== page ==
Ancient scrolls give up their secrets

By BBC

Metallic ink was used to inscribe scrolls regarded as an archaeological wonder, according to scientists.

The discovery pushes back the date for the first use of metallic ink by several centuries.

The Herculaneum scrolls were buried by the eruption of Mount Vesuvius in AD79 and are charred and fragile.

Previous efforts to read them, over many centuries, has damaged or destroyed some of the scrolls.

The task of reading the surviving scrolls has fallen to scientists using technology such as the European synchrotron, which produces X-rays 100 billion times brighter than the X-rays used in hospitals.

Curved letters have previously been identified on the papyrus
Curved letters have previously been identified on the papyrus

Last year, physicists used the 3D X-ray imaging technique to decipher writing in the scrolls.

Now they have gleaned that the papyrus contains high levels of lead, which they say could only have come from its intentional use in the ink.

“We found some metal – some lead – in the ink, which is supposed to come four centuries after,” said Dr Emmanuel Brun of the European Synchrotron in Grenoble, France.

“The common belief is that the Romans introduced metal in the ink in the fourth century.”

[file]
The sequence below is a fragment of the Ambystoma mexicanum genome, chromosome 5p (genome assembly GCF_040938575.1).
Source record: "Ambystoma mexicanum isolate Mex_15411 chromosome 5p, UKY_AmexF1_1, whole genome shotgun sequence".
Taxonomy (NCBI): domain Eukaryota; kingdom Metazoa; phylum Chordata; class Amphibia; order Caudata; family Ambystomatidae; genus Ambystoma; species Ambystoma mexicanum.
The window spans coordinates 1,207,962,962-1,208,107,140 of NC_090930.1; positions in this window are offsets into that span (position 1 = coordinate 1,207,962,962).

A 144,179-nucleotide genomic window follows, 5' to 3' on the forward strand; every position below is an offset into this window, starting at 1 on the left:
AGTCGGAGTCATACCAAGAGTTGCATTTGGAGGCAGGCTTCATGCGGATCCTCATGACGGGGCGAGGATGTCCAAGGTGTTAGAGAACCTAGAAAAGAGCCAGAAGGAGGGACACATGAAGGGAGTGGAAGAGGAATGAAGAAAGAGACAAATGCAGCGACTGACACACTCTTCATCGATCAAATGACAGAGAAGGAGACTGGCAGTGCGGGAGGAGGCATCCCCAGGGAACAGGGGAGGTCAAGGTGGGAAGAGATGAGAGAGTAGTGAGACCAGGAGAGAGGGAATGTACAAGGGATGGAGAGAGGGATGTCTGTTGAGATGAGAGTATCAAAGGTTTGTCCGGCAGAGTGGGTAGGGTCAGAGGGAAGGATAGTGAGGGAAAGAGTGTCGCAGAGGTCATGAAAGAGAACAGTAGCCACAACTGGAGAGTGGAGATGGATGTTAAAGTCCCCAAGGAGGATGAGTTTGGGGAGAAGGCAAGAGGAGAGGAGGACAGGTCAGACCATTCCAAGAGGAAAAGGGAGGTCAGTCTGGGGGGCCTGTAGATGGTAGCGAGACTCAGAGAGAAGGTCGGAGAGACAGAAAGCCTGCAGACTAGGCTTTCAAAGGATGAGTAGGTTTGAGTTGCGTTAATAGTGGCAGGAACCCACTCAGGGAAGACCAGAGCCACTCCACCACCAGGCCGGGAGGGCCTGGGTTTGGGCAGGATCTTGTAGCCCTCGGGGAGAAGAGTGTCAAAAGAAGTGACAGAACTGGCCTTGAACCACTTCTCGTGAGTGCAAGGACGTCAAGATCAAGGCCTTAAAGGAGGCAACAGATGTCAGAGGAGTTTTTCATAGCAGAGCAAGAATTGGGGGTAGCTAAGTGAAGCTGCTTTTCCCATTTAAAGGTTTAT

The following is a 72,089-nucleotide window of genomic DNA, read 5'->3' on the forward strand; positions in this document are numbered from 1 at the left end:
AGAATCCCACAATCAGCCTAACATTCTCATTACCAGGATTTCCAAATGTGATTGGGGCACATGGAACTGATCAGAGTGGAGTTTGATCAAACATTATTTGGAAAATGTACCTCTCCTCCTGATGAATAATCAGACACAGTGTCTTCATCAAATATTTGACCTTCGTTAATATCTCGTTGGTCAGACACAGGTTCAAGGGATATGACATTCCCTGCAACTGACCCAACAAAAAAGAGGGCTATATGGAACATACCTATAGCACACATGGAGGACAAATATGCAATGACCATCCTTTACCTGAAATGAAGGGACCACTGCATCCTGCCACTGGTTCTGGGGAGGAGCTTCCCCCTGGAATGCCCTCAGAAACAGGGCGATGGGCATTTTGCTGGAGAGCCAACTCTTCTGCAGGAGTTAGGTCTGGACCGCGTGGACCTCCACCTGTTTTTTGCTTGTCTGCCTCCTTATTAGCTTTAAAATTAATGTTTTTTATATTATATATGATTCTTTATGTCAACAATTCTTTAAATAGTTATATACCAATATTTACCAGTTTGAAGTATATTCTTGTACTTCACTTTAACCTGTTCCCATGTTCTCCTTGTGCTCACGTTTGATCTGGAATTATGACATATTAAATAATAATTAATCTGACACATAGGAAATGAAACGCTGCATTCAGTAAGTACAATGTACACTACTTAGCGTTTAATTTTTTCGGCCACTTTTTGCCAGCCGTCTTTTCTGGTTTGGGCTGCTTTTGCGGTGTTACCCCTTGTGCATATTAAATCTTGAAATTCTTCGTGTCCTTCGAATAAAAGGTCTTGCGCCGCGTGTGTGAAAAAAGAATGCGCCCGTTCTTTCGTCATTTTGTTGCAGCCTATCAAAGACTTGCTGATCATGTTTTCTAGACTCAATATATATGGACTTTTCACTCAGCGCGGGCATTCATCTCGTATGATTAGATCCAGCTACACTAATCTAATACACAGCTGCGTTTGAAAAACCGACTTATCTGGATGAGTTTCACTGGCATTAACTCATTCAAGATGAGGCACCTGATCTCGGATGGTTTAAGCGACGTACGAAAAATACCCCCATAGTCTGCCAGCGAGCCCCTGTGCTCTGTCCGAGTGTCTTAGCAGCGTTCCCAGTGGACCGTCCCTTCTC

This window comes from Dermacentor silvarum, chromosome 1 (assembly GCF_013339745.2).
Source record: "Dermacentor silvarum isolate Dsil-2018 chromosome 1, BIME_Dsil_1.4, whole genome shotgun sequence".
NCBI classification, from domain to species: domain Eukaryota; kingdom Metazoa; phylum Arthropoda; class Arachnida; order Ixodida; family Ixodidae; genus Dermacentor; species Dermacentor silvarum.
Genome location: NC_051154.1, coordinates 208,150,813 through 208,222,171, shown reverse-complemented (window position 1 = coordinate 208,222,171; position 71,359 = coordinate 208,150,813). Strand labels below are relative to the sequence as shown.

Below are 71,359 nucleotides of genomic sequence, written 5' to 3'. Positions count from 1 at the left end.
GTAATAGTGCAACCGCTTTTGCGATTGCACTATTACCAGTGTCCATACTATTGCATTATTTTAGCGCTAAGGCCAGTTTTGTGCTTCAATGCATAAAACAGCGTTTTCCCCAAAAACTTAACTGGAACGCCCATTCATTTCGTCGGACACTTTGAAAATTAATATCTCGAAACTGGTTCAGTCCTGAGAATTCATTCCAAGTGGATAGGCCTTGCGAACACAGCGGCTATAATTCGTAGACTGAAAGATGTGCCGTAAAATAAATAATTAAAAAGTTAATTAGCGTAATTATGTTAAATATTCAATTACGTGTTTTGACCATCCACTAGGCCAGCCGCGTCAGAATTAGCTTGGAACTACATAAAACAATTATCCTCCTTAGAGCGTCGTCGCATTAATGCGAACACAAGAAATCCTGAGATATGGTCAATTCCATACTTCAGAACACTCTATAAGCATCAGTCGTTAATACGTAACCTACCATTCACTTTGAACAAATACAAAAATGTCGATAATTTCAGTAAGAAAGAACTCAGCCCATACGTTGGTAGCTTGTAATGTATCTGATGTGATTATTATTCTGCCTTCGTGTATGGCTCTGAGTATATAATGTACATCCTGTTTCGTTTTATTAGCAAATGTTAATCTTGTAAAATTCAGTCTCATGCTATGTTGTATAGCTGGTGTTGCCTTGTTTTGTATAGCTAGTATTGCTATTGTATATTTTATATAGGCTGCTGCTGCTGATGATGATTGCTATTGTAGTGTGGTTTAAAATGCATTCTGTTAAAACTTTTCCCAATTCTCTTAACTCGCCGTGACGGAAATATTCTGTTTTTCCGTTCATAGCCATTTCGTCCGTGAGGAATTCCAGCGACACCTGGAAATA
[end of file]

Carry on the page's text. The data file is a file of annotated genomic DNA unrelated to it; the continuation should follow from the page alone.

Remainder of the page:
Until now, it was thought that the ink used for the manuscripts was carbon-based.

Invisible text

The work, which appears in the journal Proceedings of the National Academy of Sciences, will help further investigations of the scrolls using synchrotron light.

“The discovery is interesting for the historical aspects but also for us for the papyrus scroll imaging,” Dr Brun said.

“The different phases of the present study on the ink will allow us to optimise the next experiments on the reading of the invisible text within papyri. ”

The eruption of Mount Vesuvius buried the resort town of Herculaneum in ash along with its larger neighbour, Pompeii.

A library of about 2,000 scrolls was excavated from one of its villas in the 18th century, of which about 600 remain unopened.

Most are philosophical works in Greek, but other works include a comedy in Latin.

Commenting on the study, Dirk Obbink, Professor of Papyrology and Greek Literature, said: “These are startling findings, if confirmed, charting the wave of the future.

“Until now, I hadn’t expected to be able to read any of these scrolls from the inside, without damage to them, in my own lifetime. But now I do.”

  

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